The detective gives him the address—but Sheetal gets there first and rescues them by taking the wife’s place in Amar’s bed while the wife hides in the bathroom. The angry husband is horrified and sorry when he barges in on them.
Captain assigns Amar the task of stealing diamonds worth eighty lakhs from an elderly Maharaja and promises to split the proceeds with him. But he doublecrosses Amar afterwards and pretends the diamonds have in turn been stolen from him. In reality, he puts the diamonds inside a doll and gives the doll to Ranjit, instructing him to smuggle them into Singapore to sell them, and to put the money in his bank account there.
In my opinion, this only clinches my already strong case for Ranjeet’s hotness. Look how cute he is holding that doll!
At the airport, the police are searching children’s toys, having received a tipoff. Panicked (he does look rather obviously suspicious clutching the doll at the airport), Ranjit shoves it into the arms of a little girl exiting the airport with her father, and then loses track of her before he can get it back.
Meanwhile, the little girl’s father (Murad) loses big money while gambling with Amar and kills himself, leaving little Pinky in Amar’s care. I don’t know who the child actor is, but she is really irritating and delivers all her dialogues in a monotone. She also puts the doll—still filled with diamonds—into her father’s grave with him.
In addition to all this, Inspector Sunil’s wedding is fixed to none other than the girl named Sheetal who had rescued Amar from the angry husband—who in turn happens to be a relative of Sunil’s. He remembers Sheetal and stops the wedding. Amar has left after a lively song with Bindu (Captain calls him away), and so he’s not there to stick up for her.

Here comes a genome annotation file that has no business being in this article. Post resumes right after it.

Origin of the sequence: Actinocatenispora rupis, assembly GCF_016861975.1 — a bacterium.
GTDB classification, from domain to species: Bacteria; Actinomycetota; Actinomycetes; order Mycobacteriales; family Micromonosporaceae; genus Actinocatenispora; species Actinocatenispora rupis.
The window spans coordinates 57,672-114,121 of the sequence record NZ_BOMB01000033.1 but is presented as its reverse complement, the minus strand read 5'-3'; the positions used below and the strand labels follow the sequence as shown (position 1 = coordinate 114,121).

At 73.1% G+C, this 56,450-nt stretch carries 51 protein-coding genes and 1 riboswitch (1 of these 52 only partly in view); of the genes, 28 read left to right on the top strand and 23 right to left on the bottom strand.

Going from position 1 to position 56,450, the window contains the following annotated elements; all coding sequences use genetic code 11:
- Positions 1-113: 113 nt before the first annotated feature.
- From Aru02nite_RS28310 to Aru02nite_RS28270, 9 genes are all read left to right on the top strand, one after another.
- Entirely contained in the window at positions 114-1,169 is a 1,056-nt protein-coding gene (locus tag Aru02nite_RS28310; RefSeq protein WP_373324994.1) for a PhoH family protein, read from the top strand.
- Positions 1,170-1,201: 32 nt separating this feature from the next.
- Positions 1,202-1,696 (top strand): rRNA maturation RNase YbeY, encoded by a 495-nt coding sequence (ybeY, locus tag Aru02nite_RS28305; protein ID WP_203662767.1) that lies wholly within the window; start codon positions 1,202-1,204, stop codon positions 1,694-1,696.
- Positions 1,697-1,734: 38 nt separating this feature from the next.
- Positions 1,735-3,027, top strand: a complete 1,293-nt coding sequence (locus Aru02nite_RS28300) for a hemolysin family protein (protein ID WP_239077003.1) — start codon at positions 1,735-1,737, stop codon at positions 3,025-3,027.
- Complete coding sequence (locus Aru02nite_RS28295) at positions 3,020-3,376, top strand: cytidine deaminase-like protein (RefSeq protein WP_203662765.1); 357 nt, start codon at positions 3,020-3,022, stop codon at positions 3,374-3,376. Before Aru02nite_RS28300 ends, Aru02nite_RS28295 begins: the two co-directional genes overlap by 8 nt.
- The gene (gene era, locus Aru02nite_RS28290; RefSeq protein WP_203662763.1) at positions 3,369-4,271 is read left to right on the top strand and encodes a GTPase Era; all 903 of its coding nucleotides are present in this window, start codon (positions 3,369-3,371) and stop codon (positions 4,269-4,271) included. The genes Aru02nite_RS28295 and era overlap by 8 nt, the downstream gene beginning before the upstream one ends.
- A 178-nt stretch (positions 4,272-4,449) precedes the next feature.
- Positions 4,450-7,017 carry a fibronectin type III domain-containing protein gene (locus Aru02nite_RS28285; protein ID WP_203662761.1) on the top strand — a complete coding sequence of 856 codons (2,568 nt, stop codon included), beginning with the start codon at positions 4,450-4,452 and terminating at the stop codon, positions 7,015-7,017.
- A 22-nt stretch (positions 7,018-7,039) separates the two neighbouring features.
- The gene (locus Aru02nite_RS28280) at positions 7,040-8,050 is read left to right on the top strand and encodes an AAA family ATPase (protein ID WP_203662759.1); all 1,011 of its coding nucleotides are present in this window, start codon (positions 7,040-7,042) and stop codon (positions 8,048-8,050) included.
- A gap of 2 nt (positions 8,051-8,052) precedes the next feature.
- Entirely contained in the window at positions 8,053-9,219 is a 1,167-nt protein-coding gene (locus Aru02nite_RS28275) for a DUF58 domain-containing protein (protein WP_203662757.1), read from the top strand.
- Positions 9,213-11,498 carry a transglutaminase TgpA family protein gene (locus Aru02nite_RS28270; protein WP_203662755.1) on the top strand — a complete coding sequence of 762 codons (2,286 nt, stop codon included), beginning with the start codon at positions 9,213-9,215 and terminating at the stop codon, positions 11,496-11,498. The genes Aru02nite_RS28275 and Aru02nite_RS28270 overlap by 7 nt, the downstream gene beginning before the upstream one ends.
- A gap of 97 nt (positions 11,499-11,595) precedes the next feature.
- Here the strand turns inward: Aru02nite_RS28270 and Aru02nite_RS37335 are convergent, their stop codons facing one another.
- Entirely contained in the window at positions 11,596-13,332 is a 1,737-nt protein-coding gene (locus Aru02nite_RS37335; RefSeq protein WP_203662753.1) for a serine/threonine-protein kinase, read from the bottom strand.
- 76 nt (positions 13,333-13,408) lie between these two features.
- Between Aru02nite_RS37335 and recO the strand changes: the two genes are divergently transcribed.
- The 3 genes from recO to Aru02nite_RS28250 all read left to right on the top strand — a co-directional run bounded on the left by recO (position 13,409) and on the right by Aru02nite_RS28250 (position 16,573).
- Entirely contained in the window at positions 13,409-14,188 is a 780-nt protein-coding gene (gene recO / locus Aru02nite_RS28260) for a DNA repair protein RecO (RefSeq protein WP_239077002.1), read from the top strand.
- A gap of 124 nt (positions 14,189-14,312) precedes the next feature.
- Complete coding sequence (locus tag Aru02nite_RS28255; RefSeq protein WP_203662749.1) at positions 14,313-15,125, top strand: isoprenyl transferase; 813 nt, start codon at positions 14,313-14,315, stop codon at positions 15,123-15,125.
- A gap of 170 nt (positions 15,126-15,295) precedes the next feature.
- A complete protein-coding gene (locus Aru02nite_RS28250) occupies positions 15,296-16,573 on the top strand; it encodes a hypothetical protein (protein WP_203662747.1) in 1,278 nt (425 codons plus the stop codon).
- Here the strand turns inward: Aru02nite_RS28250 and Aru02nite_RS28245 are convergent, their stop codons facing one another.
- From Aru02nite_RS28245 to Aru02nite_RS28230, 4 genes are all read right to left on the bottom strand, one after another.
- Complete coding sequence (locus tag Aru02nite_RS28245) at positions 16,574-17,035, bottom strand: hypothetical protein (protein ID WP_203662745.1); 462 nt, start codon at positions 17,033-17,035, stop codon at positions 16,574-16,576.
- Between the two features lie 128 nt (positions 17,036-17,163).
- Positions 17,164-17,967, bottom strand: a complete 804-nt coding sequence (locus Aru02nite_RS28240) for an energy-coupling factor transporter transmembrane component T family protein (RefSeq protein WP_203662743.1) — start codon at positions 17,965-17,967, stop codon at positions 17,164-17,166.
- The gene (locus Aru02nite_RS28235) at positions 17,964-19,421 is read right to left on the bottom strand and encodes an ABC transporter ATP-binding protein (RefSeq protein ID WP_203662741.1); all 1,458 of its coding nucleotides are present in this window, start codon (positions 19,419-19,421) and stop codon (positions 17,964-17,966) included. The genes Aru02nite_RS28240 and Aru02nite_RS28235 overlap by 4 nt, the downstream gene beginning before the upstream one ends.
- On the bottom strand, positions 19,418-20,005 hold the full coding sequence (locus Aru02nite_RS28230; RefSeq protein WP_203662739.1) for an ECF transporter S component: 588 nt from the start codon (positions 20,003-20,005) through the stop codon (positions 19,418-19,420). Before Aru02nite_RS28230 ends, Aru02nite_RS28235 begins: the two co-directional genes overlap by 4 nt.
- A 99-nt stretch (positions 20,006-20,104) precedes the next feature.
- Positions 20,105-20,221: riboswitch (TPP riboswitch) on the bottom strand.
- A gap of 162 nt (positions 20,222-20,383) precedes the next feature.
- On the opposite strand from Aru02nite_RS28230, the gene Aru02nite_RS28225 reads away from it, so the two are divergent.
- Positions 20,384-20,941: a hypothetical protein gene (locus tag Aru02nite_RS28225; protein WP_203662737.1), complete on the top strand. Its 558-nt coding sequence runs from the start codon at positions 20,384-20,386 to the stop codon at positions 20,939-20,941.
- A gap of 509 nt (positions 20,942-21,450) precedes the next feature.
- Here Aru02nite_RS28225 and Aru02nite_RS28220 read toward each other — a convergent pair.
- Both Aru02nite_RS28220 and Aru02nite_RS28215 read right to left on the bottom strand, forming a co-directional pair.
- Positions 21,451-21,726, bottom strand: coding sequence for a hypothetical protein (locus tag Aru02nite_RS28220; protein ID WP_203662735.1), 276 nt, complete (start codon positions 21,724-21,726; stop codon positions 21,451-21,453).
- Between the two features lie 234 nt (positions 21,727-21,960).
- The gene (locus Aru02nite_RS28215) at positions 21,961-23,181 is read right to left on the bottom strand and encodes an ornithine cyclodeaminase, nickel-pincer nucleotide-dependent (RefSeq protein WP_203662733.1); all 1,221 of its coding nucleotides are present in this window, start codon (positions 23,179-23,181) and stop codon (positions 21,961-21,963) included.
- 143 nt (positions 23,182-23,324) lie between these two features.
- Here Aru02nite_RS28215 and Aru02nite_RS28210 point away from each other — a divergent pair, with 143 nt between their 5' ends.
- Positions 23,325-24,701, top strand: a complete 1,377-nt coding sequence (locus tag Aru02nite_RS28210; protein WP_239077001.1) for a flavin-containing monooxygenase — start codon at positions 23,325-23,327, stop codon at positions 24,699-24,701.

The wedding is called off and poor Sheetal is humiliated. Luckily she finds annoying little Pinky on the beach the next day where Shankar has “lost” her on purpose. She takes Pinky back to Amar’s house, and is glad to have found Amar so that he can vouch for her character. He promises to straighten things out with Sunil, but Sunil has gone away for ten days.
In the meantime, she moves in with Amar and Pinky. It’s not long before she and Amar have fallen in love, and along with Pinky are a cozy little “family.” But what about Sunil? And Amar’s criminal activities? Will Captain let him leave the gang? Will Sunil, who is hot on Captain’s trail, figure out Amar’s place in the gang? And what about the diamonds, still hidden in the doll now buried with Pinky’s father?
I realized while watching this that I generally prefer Rajesh Khanna in more intense dramatic roles than in silly ones (he really hams it up in places here). Apart from the minor annoyances (Pinky!) I’ve mentioned, the film does roll along at a good pace with lots of twists and turns (most of them really unbelievable, but still) and several nice RD Burman songs (although I am sorry to say that Lata really screeches her way through a couple of them). If that plus some good eye candy is enough to make you happy, then you can probably tolerate—and might even enjoy—Chalta Purza.